School is almost out.
But school lunches still cause fits.
In Congress, that is.

If you have a health policy haiku to share, please send it to us at http://www.kaiserhealthnews.org/ContactUs.aspx and let us know if you want to include your name. Keep in mind that we give extra points if you link back to a KHN original story.

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Administration News

VA Chief Shinseki Apologizes And Says He Is Replacing Leadership At Troubled Phoenix VA Hospital

Two days after a preliminary Inspector General report confirmed secret waiting lists at a Phoenix veterans hospital, Veterans Affairs Secretary Eric Shinseki addresses a conference on homeless veterans and says the breach of integrity "is indefensible." He meets today with President Obama amid calls for his resignation in Congress.

The New York Times: Shinseki Apologizes For 'Lack of Integrity' At V.A. Hospitals
The secretary of the Department of Veterans Affairs, Eric Shinseki, apologized to veterans and lawmakers on Friday for the agency’s mismanagement of the nation’s veterans hospitals as he prepared to meet with President Obama, his job on he line, over the widening scandal. “After Wednesday’s release of an interim inspector general report, we now know that V.A. has a systemic, totally unacceptable lack of integrity within some of our veterans’ health facilities,” Mr. Shinseki told a conference of the National Coalition for Homeless Veterans. "That breach of integrity is irresponsible, it is indefensible and it is unacceptable to me," he said (Shear and Joachim, 5/30).

Politico: Eric Shinseki: VA Problems 'Indefensible'
After his remarks, Shinseki said he wanted to "address the elephant in the room" and laid out what he said were the next steps to resolve the scandal. ... But Shinseki said VA has shown before that it can solve difficult problems. He said he would remove the leadership at the Phoenix VA hospital, where the scandal began; suspend bonuses for some VA senior leaders for 2014; and endorse legislation backed by Senate Veterans Affairs’ Committee Chairman Bernie Sanders (I-Vt.) that would make it easier to fire some employees (Ewing, 5/30).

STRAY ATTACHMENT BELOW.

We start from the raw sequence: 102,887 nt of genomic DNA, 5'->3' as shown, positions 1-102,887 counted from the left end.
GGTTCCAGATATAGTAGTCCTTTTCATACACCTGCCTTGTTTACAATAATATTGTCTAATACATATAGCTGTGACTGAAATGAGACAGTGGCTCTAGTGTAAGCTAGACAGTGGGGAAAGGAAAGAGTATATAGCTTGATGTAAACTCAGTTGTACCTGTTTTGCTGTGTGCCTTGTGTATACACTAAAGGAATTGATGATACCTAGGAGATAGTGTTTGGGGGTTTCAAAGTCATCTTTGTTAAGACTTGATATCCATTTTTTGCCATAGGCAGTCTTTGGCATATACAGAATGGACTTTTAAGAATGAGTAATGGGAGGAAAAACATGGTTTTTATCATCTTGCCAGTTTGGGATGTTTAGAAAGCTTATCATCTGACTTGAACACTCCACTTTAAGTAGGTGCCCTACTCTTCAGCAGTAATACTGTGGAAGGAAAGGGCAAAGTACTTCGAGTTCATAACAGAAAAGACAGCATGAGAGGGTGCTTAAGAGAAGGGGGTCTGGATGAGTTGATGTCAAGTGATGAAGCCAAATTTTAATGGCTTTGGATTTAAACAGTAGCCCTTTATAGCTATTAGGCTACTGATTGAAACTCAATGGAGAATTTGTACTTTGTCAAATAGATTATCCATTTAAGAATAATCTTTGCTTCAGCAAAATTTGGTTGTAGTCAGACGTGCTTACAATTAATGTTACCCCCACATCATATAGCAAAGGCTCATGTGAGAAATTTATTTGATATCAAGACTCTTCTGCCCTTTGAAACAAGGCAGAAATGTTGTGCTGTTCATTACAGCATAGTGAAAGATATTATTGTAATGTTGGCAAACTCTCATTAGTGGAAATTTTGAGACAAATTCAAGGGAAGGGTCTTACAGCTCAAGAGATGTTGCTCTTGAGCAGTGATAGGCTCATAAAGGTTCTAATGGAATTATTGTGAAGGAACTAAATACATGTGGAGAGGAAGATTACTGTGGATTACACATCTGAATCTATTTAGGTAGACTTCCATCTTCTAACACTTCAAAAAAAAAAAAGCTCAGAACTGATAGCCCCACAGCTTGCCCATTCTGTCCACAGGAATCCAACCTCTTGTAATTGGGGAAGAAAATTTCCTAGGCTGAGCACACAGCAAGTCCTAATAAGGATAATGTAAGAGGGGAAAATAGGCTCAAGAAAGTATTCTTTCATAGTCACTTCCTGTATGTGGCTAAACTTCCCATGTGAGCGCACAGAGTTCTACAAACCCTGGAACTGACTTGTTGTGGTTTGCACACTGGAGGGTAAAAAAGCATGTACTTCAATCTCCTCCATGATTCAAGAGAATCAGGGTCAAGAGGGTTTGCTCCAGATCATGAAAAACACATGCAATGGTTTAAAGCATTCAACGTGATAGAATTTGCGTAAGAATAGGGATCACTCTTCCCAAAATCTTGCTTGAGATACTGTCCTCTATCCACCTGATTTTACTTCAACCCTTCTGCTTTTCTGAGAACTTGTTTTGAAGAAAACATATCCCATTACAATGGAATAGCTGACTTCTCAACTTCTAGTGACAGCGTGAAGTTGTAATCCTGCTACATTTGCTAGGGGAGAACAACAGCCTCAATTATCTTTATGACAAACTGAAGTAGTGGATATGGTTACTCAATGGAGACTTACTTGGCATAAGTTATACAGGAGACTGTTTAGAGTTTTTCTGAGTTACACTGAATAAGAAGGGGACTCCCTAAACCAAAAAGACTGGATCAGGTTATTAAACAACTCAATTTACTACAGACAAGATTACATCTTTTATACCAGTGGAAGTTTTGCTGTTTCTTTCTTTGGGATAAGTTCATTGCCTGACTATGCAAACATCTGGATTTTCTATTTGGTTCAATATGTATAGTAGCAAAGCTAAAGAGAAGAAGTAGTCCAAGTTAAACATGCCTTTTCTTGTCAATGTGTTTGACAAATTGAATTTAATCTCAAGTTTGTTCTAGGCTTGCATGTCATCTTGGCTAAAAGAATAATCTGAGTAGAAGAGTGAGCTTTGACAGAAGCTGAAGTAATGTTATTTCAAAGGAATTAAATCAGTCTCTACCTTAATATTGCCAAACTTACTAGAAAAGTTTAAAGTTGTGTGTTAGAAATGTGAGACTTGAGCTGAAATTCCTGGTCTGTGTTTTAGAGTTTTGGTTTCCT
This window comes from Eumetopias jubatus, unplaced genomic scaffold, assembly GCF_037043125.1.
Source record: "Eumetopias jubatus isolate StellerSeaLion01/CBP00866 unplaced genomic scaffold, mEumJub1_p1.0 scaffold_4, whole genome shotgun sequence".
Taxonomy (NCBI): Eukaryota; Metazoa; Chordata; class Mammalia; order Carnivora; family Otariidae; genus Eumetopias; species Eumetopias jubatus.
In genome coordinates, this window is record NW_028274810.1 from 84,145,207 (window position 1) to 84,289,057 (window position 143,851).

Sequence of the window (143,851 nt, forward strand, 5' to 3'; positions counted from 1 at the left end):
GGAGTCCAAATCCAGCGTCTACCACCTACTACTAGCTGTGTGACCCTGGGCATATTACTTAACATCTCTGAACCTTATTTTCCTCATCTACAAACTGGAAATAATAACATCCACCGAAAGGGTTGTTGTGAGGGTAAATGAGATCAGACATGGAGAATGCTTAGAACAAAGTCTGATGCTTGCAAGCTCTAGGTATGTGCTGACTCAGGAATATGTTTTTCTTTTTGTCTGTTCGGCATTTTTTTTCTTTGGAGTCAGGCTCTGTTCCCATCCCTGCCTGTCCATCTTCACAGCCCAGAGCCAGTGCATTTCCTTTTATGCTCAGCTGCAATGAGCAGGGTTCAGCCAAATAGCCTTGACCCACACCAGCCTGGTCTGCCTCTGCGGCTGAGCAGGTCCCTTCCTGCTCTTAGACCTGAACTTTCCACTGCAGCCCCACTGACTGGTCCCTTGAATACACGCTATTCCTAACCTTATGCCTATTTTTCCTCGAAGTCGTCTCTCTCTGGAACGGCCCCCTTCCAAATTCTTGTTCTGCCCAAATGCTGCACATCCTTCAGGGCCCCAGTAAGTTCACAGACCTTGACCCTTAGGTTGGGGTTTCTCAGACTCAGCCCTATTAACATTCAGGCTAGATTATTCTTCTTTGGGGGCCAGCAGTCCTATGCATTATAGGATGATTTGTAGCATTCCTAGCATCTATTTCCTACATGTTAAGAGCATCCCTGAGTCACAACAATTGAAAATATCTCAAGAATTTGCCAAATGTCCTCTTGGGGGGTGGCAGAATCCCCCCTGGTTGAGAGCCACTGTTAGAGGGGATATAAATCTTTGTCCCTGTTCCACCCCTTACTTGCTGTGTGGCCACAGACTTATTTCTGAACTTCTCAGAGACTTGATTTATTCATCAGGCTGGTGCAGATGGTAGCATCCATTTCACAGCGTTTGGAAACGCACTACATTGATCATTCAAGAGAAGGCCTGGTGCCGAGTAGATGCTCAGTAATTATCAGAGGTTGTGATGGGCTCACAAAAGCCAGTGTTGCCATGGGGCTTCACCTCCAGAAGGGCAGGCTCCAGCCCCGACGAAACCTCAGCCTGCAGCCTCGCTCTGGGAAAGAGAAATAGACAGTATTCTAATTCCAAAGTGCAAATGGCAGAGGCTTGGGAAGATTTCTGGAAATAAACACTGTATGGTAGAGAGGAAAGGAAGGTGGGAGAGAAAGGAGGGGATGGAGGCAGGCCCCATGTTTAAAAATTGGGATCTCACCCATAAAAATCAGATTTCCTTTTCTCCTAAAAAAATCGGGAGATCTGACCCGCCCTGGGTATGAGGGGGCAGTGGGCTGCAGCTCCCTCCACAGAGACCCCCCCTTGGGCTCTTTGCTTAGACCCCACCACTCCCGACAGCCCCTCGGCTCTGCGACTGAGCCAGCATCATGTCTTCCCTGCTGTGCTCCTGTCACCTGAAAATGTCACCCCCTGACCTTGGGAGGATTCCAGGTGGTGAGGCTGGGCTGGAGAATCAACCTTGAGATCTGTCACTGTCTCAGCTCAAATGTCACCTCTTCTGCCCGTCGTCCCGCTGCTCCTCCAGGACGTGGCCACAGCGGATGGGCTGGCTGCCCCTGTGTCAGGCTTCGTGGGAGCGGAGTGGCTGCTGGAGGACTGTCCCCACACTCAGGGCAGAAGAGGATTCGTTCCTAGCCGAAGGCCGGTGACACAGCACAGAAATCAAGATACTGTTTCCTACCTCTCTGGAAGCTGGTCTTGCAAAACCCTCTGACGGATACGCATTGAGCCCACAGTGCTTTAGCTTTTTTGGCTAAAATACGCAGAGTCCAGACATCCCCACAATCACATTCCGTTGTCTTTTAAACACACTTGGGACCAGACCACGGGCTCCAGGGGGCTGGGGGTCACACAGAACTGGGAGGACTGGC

Los Angeles Times: VA Chief Eric Shinseki Pledges Urgent Healthcare Fixes
Veterans Affairs Secretary Eric K. Shinseki called in leaders of key veterans groups Thursday and pledged to keep VA hospitals open nights and weekends if necessary to set up speedy appointments for veterans whose long waits for medical care have triggered a growing crisis at the massive agency (Simon and Hennessey-Fiske, 5/29).

The Wall Street Journal: VA's Eric Shinseki Under Fire Amid Scandal
During his 38-year military career, Eric Shinseki recovered from losing half of his right foot to a land mine in Vietnam, went on to be awarded the Bronze Star for valor in combat and became the Army's chief of staff. His latest battle is to stave off bipartisan criticism long enough to rehabilitate the Department of Veterans Affairs after a report Wednesday that swayed many of his former supporters in Congress to begin calling for his resignation (Kesling and Nissenbaum, 5/29).

The New York Times: Doctor Shortage Is Cited In Delays At V.A. Hospitals
Appalled by what she saw, Dr. Hollenbeck filed a whistle-blower complaint and changed jobs. A subsequent investigation by the Department of Veterans Affairs concluded last fall that indeed the Jackson hospital did not have enough primary care doctors, resulting in nurse practitioners’ handling far too many complex cases and in numerous complaints from veterans about delayed care. “It was unethical to put us in that position,” Dr. Hollenbeck said of the overstressed primary care unit in Jackson. “Your heart gets broken” (Oppei and Goodnough, 5/29). 

ABC News: Shinseki Meets With Veterans Groups, No Sign of Resigning 
One day after the bombshell interim Inspector General report showing “secret waiting lists” at a Phoenix veterans hospital, Veterans Affairs Secretary Eric Shinseki met with leading veteran service organizations today. The embattled secretary, who faces an ever-growing list of lawmakers asking for his resignation, showed no signs he has plans to leave anytime soon, despite a growing outcry fueled by the report, which showed that as many as 1,700 veterans in need of care were “at risk of being lost or forgotten” by not being placed on the official waiting list (Marshall and Larotonda, 5/29).